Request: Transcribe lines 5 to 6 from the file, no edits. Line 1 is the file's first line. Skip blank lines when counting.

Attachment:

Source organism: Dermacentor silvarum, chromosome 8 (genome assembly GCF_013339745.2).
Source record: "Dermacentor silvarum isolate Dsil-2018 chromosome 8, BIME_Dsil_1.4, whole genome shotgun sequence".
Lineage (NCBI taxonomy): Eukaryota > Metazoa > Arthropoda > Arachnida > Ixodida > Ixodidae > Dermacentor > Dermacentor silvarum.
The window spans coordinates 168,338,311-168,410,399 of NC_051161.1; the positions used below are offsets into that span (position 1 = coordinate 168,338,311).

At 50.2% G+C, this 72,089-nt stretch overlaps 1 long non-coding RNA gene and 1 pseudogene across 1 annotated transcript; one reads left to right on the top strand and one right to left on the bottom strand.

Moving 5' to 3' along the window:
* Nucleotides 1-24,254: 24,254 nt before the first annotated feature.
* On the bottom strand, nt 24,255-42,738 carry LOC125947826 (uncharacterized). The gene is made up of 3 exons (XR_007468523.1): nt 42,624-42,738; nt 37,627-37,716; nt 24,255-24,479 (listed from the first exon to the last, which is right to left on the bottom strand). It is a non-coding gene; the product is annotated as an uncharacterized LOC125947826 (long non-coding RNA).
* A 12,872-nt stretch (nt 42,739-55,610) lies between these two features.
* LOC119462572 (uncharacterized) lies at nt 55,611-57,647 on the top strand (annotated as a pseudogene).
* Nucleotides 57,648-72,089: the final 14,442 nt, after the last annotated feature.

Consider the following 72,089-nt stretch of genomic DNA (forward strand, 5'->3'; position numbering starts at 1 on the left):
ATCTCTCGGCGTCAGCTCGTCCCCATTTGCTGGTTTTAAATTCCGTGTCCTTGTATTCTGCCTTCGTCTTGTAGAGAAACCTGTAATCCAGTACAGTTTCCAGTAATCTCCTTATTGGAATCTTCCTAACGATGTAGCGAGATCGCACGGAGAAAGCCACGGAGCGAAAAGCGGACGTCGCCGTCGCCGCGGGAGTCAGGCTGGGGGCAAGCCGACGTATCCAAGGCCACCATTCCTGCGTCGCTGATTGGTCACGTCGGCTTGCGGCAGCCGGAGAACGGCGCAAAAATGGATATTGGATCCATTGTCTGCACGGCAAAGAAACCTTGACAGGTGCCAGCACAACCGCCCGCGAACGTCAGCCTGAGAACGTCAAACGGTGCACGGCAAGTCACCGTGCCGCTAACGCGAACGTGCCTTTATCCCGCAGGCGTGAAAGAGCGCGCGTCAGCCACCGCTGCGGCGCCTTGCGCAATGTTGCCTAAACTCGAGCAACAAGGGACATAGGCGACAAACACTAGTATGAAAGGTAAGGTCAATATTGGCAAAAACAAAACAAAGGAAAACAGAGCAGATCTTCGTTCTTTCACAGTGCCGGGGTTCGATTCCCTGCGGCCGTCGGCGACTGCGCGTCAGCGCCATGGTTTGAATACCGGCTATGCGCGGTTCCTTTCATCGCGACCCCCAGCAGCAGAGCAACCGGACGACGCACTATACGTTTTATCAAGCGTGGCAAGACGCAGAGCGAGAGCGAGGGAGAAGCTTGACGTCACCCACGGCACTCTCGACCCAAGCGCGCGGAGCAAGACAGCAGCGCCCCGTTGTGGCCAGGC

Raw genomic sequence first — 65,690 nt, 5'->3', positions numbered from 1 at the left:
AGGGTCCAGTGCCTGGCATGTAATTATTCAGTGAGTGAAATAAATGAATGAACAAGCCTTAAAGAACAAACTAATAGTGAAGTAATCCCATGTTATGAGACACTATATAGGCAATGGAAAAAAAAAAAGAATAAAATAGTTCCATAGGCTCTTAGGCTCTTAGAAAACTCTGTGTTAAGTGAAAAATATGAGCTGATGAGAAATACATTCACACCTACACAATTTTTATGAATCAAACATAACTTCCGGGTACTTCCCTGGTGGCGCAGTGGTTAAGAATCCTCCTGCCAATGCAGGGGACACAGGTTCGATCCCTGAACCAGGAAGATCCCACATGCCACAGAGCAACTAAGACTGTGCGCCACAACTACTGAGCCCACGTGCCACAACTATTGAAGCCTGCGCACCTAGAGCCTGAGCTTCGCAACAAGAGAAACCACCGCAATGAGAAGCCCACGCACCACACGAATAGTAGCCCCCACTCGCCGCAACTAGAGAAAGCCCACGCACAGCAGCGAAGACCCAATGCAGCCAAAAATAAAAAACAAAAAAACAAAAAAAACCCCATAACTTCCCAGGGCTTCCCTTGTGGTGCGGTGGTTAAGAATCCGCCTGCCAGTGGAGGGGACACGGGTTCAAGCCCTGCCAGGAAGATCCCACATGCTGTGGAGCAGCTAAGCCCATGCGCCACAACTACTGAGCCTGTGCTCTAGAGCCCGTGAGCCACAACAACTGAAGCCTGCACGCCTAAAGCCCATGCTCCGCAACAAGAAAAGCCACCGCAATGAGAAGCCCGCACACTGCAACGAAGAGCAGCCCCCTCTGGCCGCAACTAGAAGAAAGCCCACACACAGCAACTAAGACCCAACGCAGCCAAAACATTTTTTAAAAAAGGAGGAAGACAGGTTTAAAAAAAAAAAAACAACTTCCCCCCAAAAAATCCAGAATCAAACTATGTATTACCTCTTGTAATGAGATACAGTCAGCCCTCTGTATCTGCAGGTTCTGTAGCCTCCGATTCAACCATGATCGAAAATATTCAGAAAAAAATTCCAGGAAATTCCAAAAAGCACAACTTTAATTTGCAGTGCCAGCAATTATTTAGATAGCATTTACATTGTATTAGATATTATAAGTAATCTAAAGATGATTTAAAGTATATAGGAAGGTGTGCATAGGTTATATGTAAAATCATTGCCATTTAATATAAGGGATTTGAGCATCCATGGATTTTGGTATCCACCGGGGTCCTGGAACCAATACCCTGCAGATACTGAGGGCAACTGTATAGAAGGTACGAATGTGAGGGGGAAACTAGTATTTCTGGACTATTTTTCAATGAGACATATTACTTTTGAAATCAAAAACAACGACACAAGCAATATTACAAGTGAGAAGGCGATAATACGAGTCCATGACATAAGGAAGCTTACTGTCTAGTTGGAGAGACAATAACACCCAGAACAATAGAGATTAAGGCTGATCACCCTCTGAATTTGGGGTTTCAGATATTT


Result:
At 50.2% G+C, this 72,089-nt stretch overlaps 1 long non-coding RNA gene and 1 pseudogene across 1 annotated transcript; one reads left to right on the top strand and one right to left on the bottom strand.

Moving 5' to 3' along the window: